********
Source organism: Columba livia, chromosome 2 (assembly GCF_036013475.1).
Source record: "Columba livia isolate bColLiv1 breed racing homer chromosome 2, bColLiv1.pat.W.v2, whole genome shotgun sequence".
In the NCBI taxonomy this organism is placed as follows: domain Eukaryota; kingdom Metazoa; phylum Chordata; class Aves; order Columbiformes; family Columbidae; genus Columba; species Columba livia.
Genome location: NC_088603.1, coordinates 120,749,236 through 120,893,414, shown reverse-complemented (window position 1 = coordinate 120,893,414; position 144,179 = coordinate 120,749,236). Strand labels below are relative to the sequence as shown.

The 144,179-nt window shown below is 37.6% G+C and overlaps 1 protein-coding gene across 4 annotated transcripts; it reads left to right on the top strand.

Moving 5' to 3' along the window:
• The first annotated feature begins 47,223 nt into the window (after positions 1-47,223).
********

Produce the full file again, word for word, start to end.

Source organism: Columba livia, chromosome 2 (assembly GCF_036013475.1).
Source record: "Columba livia isolate bColLiv1 breed racing homer chromosome 2, bColLiv1.pat.W.v2, whole genome shotgun sequence".
In the NCBI taxonomy this organism is placed as follows: domain Eukaryota; kingdom Metazoa; phylum Chordata; class Aves; order Columbiformes; family Columbidae; genus Columba; species Columba livia.
Genome location: NC_088603.1, coordinates 120,749,236 through 120,893,414, shown reverse-complemented (window position 1 = coordinate 120,893,414; position 144,179 = coordinate 120,749,236). Strand labels below are relative to the sequence as shown.

The 144,179-nt window shown below is 37.6% G+C and overlaps 1 protein-coding gene across 4 annotated transcripts; it reads left to right on the top strand.

Moving 5' to 3' along the window:
• The first annotated feature begins 47,223 nt into the window (after positions 1-47,223).